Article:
Sunday, September 22, 2013


Fashion in Film presents the Great Gatsby in 3D 

Cool costumes multiply the appeal of movies--think Catherine Martin's glitzy gowns in the Great Gatsby (2013), Paco Delgado's tattered elegance in Les Miserables (2012), Collen Atwood's flight of fantasy in Alice in Wonderland (2010) and Alexandra Byrne's Victorian chic aesthetic in Elizabeth (1998). In honor of the feats of fashion in film, DailyCandy collaborates with Tribeca Cinemas to host a 2-day public film event celebrating fashion in Film. Main events include screenings of Valentino: The Last Emperor, Romeo and Juliet, The Great Gatsby in 3-D and Q&A sessions with influencers of fashion in film including style maven Iris Apfel, documentary filmmaker Albert Maysles and costume designer Catherine Martin

 Matt Tyrnauer, director of Valentino: The Last Emporer moderates the discussion with Albert Maysles and Iris Apfel

Friday afternoon, film director Matt Tyrnauer sits down with Albert Maysles and Iris Apfel to discuss accomplishments, New York City and Maysle's cinéma vérite documenting the life of Iris Apfel. Over a span of 9 presidents and 42 years running a textile business with her husband, 91-year old Apfel has become widely renown as a pioneer of fabric and an icon of fashion. A steady stream of front-page press, countless collaborations and an exhibit at the Metropolitan Museum of Art (2005) testify to the far-reaching impact of Apfel's snazzy style. Apfel shares her experiences in interior design and the humble beginnings of Old World Weavers--a company she formed with her husband and a third partner. When asked about her observations of New York City over the last few decades, Apfel responds, "People look so dreadful. Especially when you see everyone in the summer with flip-flops...there's no discipline left, and very little morality... nobody seems to care." She ends on a positive note, asserting that "New York is where it's at. If you can't find it, it doesn't exist. I think there's an excitement and there's a beat, but it would be so much prettier if people cleaned up a bit." 

Matt Tyrnauer getting personal with Albert and Iris 

Here are some highlights of the dialogue:
MT: Iris you've been quoted as saying that you were surprised that you would have to get an entertainment lawyer at the age of 90. 
IA: It's pretty sexy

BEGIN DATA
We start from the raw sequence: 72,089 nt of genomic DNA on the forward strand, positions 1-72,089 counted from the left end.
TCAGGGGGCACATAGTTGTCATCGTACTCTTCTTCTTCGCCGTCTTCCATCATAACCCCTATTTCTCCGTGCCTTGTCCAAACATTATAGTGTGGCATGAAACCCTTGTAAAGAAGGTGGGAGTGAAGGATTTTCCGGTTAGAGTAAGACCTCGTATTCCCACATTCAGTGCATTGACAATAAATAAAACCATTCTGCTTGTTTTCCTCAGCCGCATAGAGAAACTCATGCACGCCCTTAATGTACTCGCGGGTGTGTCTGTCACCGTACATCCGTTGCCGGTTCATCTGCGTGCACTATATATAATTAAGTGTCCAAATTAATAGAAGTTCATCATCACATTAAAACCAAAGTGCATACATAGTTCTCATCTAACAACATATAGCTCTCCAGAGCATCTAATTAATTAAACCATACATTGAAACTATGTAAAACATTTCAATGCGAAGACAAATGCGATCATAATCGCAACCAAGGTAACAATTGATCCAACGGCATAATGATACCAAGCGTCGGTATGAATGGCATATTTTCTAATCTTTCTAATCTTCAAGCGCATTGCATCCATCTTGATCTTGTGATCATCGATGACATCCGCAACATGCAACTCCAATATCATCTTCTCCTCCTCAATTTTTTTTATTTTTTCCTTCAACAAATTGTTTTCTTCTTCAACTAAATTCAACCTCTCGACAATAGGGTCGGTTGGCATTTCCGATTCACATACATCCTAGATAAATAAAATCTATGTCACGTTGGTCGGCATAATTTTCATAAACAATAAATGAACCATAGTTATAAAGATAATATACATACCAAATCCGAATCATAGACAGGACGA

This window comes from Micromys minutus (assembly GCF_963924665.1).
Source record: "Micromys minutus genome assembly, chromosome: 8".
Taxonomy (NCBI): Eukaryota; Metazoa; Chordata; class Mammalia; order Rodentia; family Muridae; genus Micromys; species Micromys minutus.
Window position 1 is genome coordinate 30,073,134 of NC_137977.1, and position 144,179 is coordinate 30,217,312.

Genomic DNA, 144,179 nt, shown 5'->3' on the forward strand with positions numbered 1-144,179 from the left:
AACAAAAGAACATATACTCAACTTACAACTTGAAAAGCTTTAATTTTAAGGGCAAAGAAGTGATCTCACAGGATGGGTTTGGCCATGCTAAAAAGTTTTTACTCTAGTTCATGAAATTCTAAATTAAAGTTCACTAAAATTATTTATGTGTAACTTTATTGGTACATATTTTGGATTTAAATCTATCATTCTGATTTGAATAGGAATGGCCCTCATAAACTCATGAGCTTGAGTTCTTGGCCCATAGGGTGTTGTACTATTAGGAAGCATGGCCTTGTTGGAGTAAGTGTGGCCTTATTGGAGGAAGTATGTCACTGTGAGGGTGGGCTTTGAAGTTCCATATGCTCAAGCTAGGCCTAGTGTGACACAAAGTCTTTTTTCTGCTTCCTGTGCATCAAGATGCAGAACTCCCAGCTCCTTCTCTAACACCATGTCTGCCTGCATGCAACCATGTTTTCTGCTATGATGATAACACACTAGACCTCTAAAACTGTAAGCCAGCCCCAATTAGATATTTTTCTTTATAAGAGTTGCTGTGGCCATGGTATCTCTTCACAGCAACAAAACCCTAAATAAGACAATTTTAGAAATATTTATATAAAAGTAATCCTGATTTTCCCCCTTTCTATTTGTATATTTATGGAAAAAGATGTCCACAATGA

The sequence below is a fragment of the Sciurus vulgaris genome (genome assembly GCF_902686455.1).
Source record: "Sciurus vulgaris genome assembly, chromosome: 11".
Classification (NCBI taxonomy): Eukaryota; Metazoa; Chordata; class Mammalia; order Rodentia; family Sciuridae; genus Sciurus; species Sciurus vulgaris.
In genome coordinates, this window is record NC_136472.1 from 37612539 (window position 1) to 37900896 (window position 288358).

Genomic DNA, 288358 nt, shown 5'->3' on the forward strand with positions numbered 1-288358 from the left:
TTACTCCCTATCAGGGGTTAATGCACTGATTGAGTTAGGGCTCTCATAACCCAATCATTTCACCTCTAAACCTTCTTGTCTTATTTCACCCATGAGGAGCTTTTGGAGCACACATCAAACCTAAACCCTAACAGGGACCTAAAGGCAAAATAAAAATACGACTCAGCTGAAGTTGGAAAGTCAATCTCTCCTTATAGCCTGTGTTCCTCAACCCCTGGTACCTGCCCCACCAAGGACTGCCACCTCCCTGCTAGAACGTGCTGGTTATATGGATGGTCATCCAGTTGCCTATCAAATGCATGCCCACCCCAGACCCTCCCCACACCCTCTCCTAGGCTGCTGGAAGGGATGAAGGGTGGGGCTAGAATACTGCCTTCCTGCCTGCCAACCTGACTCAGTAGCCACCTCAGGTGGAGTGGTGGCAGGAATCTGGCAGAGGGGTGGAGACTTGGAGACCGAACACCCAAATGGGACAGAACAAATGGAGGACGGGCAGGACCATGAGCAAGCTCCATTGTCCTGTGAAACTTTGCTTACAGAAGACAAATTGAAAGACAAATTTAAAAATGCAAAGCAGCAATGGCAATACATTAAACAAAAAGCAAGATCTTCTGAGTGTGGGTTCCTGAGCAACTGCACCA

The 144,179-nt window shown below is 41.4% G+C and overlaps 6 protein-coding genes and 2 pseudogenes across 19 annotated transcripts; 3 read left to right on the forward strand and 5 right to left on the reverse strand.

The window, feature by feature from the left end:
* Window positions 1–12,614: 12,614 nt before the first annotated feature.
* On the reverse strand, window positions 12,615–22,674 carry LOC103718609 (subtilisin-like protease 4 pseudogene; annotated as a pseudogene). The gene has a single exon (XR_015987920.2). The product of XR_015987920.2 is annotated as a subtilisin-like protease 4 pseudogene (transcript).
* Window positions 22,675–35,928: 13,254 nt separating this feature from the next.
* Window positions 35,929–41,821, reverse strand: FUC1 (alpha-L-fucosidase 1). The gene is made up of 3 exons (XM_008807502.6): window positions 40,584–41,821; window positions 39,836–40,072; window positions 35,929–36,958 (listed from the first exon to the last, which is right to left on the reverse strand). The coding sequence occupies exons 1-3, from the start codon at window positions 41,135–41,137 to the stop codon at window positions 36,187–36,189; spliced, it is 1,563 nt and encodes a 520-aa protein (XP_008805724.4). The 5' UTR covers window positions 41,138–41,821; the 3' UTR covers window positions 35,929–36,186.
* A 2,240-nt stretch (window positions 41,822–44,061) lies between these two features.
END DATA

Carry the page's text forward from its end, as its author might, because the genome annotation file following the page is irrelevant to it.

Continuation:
MT: What is it about the world and fashion in particular today that allowed you to become a rock star at 90 basically?
IA: I got past the people and everything is nuts. I think people's values are upside down. I don't know why they make such a fuss about me. I have a friend who was with me one day and waiting and waiting and waiting. He said "Jesus Christ, they carry on like you invented Penicillin." 

It's amazing how there are so many women--and young women--who have no frame of reference. And they're so concerned about how they look and the media has ruined it  and upset so many people, especially people who are getting on in years. I don't know how you can be so silly as to look at a retouched photo of somebody who's only 16 to begin with, with flawless skin and a gorgeous figure and if you don't look like that you get very upset and frankly, the garment market doesn't pay attention to older women. That's one of the reasons I think Valentino did so well because he did cater to women. 

Everything has to be young, it has to be young, which is lovely, but 18 to 20 odd years old can't afford to buy couture clothes. I mean they look wonderful in them--I don't know if they look wonderful because they don't even know how to carry it. And I think attitude has a lot to do with it. I think now they look like clothes, where are you going with the girl.

MT: When you're shooting verite like this, I find that you discover things about your subject, Albert, that you didn't know when you started--you have preconceived notions and you're surprised and sometimes the film's about something that you didn't think it was about, so can I ask you what's surprised you about Iris and the film that you're making?

AM: Well, somewhat tangential to that. You may notice that in magazines and newspapers in the last year or two--all of a sudden--you see in New York Times for example, a full page of just the head of somebody. That never happened before. And I don't know what may have brought it on. It may well have been a photograph (that I didn't take), but a photograph of Iris full face in the NY Observer. And of course--as I pointed out before--she has a face that you want to see over and over and over again. And all these stories that were told just now come across even stronger when we get them on film, when we film the stories themselves and there's nothing you need add to it. 

Oscar winning costume designer Catherine Martin speaks Friday evenining about the costumes for the Great Gatsby

Friday evening, festivities conclude with a Q&A with Catherine Martin and a showing of the Great Gatsby in 3D. For the first time, my honey and I sat through an entire 3D movie, and it was quite entertaining. Perhaps Tribeca Cinemas is giving the public a taste of what's to come!

No comments:

Post a Comment

Related Posts Plugin for WordPress, Blogger...